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Supreme Court Approves First Federal Executions in 17 Years, First Scheduled Tuesday

A triple murderer will be executed.

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The United States Supreme Court approved the first set of executions within the federal justice system in an early-morning court ruling on Tuesday, overturning a court order blocking the Department of Justice from proceeding with the first planned execution on the basis of coronavirus safety concerns.

Daniel Lewis Lee is slated to become the first federal prisoner to be executed in seventeen years. Lee has been convicted of a triple murder of an Arkansas gun salesman and his family, torturing the family and killing them before dumping their bodies in a lake. Lee, a white supremacist, had been seeking to steal funds for a militia with which he planned to overthrow the United States government.

Family members of Lee’s triple murder victims oppose his execution, preferring that he receive a life sentence instead. It appears that the death sentence Lee was given in 1999 will be carried out on Tuesday afternoon, barring any unlikely last-minute clemency measures on the part of the President.

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Lee had been originally scheduled to be executed through lethal injection at the Terre Haute federal prison on Monday, which houses the U.S. government’s death row and execution facilities. Lee’s lawyers and the family of Lee’s murder victims argued that commencing with the execution after a correctional officer at Terre Haute tested positive for coronavirus would endanger those legally entitled to observe the execution proceedings, a challenge overturned in a 5-4 ruling on the part of the Supreme Court.

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Two more executions are planned at Terre Haute within the week, those of convicted murderers Dustin Lee Honken and Wesley Ira Purkey.

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Southern Baptist Convention Reverses Course on Name Change After BLP Reporting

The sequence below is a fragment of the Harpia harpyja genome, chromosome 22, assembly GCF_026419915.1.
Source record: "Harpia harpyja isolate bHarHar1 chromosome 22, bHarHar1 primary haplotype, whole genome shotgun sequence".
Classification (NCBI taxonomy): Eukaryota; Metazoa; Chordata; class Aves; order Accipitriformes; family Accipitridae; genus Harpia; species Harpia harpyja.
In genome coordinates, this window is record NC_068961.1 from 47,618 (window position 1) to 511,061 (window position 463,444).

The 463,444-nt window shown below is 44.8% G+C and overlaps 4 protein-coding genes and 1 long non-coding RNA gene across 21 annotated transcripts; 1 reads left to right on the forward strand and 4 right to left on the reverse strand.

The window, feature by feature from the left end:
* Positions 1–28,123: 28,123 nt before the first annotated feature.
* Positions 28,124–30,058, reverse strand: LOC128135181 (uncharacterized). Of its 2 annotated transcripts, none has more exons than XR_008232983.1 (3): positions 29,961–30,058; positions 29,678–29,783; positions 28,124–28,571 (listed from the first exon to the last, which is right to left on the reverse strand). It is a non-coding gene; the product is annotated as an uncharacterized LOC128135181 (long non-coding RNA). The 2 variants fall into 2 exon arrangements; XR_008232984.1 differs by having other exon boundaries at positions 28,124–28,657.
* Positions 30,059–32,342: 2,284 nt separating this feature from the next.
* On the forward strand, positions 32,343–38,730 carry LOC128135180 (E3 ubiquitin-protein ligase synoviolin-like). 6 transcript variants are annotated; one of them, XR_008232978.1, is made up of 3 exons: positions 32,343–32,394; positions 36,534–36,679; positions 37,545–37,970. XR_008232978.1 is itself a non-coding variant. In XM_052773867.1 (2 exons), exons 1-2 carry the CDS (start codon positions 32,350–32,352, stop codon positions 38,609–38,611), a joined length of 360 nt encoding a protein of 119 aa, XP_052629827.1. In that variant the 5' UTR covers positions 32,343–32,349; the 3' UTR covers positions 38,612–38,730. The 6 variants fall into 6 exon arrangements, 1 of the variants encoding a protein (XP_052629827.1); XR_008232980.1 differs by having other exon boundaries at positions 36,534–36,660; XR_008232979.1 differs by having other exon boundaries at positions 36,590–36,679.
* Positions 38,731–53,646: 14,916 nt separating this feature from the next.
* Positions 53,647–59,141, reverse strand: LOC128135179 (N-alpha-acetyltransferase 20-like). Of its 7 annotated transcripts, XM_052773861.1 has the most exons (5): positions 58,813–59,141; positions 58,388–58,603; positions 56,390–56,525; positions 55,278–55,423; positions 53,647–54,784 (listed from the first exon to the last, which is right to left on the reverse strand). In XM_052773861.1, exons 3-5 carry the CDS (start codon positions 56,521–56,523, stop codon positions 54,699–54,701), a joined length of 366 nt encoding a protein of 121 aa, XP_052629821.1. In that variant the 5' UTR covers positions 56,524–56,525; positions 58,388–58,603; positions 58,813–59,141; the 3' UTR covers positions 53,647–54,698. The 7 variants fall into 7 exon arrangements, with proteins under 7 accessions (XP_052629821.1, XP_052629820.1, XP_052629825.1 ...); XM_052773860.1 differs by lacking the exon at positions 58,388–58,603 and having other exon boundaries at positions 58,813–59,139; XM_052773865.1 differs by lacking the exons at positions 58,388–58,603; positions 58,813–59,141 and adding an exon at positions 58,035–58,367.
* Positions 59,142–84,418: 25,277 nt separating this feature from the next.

They say they’re not changing their name.

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The Southern Baptist Convention has sought to dispel reporting from Big League Politics on the organization’s planned name change, arguing that the institution isn’t formally changing its name.

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But a close look at the American Christian church’s plans relating to its name reveal that it’s played with the idea far more seriously than they’re making it seem.

Reports of a name change first emerged in a Washington Post article published on Tuesday. SBC President JD Greear told the Post that “hundreds of churches” affiliated with the denomination had “committed” to using the phrase “Great Commission Baptist” as an alternative to the denomination’s longtime moniker. The change would come as Greear touts his support of the Black Lives Matter, although he’s been careful in pointing out he doesn’t support any formal organization related to the movement. Greear also is renaming the church he personally pastors with the term.

The SBC’s 2021 convention will also organize under the motto of “We Are Great Commission Baptists.” Sounds a lot like a name change, even if the SBC’s leadership is steadfastly maintaining it isn’t.

The name ‘Great Commission Baptist’ is theologically sound in the Christian religion, but it’s somewhat questionable that the organization’s leader appears to be emphasizing it at a moment in which political correctness is making its entryism into many Christian churches and organizations.

It seems as if the organization’s figurehead is keen to present himself as a liberal-style suburban Evangelical to the Washington Post, but he changed his tune quite quickly when the rank and file membership of Southern Baptist churches learned that he was promoting the idea of a name change.

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